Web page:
Take Out and Look At Short Sale

Thank you, Federal Reserve!  Real Estate values have peaked and are now coming back a bit from their highs.  Some professionals are estimating a 10% value drop. 

If you are sitting on some real estate with a mortgage and that mortgage is quite a bit larger than the current value, AND you MUST get out from under that mortgage for some reason, one option is called a “Short Sale.”

A Short Sale is a way to get out of that upside down mortgage without going through foreclosure.  It results when you work with the lender and they are willing to allow you to sell the real estate and they will accept 100% of the proceeds from that sale as FULL satisfaction for the outstanding mortgage, writing off the remaining amount left unpaid.  Lenders do such an arrangement when it is obvious that the property is worth significantly less than the mortgage, and the borrower is financially unable to keep up the mortgage payments due to job loss, health issues, death, or other hardship circumstances.  The Lenders have discovered that they will usually realize more proceeds sooner when the borrower sells the property, than foreclosing and selling at auction much later, in the meantime, not having access to the funds.

It is important that the borrower submits an application to the lender, along with an explanation of the hardship causing the need to do a Short Sale.  (FYI, real estate values going down is not considered a “hardship.”)

A Short Sale will impact the borrower’s credit rating, but not anywhere near as bad as a foreclosure would.  Short Sales usually drop off your credit report in about 2-3 years.  (Foreclosures are usually on for up to 10 years.)

Typically, a Short Sale results in receiving forgiveness of part of the mortgage.  Under current tax law, that is usually considered taxable income.  There is an exception to the taxability.  If it is your principal residence, you have until January 1, 2026, to close the Short Sale and pay zero tax on forgiveness of debt income up to a maximum of $750,000.  The mortgage must have been incurred in the purchase or improvement of the home.  (Any cash-out refinance debt that ends up being forgiven is not excluded from taxable income.)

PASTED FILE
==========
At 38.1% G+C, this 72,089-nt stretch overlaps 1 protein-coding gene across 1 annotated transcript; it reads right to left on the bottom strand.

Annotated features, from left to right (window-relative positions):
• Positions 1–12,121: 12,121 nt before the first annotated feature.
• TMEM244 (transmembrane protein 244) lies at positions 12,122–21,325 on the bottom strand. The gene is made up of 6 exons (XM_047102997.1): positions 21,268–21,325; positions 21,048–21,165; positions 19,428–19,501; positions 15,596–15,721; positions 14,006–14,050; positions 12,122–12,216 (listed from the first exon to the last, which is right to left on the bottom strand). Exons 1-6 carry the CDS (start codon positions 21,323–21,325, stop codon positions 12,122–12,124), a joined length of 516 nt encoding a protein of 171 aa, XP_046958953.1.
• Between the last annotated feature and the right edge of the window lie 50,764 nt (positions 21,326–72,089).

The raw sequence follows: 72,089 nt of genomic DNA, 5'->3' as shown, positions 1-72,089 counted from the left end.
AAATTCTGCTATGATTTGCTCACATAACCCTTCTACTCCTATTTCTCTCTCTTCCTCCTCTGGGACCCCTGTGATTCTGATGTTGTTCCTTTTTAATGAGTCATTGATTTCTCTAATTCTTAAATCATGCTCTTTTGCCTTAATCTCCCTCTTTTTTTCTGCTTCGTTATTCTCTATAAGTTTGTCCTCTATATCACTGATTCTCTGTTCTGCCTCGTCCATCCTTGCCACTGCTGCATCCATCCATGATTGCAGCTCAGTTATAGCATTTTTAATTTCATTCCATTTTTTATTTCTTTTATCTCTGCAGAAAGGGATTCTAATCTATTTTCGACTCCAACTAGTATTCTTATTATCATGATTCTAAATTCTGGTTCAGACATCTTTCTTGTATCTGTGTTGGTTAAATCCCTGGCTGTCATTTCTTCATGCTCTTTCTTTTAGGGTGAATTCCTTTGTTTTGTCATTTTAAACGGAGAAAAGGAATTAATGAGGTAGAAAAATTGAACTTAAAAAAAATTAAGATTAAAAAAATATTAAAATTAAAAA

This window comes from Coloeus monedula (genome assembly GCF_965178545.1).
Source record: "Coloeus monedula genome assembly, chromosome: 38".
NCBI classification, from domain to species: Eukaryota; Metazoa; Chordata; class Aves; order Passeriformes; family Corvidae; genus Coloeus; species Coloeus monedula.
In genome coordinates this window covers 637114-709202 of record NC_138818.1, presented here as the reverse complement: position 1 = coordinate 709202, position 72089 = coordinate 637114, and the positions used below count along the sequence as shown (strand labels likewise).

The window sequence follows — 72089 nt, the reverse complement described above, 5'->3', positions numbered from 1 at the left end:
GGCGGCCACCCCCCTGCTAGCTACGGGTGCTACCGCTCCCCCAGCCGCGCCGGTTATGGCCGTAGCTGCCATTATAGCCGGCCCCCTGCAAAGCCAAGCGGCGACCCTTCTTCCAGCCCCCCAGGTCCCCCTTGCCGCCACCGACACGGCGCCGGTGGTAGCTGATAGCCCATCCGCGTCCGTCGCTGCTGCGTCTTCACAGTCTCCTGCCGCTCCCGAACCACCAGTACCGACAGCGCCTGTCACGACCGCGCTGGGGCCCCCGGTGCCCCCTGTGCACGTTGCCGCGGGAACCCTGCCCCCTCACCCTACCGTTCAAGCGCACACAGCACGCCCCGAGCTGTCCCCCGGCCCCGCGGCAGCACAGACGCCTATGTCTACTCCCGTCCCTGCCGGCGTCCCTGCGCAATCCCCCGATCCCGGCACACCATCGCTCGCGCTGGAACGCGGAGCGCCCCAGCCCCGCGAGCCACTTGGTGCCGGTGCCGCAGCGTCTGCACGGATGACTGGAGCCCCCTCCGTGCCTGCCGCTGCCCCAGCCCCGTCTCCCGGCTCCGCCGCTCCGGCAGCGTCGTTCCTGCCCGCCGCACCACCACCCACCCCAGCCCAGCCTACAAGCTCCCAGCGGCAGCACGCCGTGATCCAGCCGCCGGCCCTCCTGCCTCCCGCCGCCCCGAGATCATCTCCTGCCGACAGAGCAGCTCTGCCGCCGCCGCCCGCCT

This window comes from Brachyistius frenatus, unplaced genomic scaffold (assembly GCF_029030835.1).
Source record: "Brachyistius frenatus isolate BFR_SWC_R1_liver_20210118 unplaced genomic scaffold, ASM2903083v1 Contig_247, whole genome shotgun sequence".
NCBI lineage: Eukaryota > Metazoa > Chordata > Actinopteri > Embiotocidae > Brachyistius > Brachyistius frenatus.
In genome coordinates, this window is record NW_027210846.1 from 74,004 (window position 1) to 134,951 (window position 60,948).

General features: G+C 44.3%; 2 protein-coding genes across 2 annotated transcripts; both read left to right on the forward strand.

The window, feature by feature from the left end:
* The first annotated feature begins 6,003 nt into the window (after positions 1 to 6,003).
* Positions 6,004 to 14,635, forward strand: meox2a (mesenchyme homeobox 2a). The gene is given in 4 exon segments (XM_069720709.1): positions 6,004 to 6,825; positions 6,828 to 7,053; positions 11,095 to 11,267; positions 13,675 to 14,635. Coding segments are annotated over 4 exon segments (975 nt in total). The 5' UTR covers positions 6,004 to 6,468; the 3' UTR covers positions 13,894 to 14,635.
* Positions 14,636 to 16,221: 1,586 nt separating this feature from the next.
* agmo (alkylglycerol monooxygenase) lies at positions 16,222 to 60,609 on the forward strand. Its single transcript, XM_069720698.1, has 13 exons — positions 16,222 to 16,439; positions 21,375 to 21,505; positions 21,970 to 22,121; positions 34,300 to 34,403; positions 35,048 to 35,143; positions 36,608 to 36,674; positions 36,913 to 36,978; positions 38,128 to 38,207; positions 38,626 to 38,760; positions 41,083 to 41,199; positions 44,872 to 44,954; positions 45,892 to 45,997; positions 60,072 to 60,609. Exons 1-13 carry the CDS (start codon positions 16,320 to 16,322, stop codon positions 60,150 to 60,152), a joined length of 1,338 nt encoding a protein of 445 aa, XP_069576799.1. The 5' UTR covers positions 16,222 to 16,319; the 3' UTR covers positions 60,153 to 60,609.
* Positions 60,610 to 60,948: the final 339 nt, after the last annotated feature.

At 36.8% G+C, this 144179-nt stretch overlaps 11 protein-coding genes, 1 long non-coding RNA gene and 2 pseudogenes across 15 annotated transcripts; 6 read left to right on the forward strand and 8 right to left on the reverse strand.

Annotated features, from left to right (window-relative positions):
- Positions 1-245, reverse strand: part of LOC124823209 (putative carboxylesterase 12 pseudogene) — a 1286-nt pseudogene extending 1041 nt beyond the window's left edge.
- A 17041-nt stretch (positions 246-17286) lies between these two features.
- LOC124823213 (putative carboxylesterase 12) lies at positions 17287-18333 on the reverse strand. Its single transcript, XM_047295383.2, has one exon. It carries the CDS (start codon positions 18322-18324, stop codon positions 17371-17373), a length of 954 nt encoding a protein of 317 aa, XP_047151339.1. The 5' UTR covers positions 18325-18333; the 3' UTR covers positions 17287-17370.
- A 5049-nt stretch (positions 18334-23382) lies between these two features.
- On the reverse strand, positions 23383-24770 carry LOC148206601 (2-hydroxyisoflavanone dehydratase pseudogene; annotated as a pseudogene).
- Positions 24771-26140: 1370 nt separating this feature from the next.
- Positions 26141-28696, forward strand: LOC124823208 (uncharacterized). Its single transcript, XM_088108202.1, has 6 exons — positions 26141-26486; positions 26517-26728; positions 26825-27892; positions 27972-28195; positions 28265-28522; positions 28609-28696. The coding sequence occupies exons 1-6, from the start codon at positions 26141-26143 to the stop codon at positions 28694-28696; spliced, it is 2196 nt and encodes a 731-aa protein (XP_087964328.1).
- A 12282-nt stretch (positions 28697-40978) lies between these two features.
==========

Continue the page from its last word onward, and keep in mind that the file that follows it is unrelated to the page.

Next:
If the Short Sale is on property that is NOT a personal residence, there is still a chance that the forgiveness of debt income would be non-taxable.  It’s called the Insolvency Exclusion.  That means that all the taxpayers’ assets (including pension plans and retirement accounts) are less than all their liabilities.  There are some complexities to how much is not taxable and much of it involves determining the type of debt that is being forgiven.  (Recourse verses non-recourse debt… a whole different and somewhat complex topic.)

Have you heard?  Matt 18:27 says, “And out of pity for him, the master of that servant released him and forgave him the debt.”

Kelly Bullis is a Certified Public Accountant in Carson City.  Contact him at 882-4459.  On the web at BullisAndCo.com  Also on Facebook.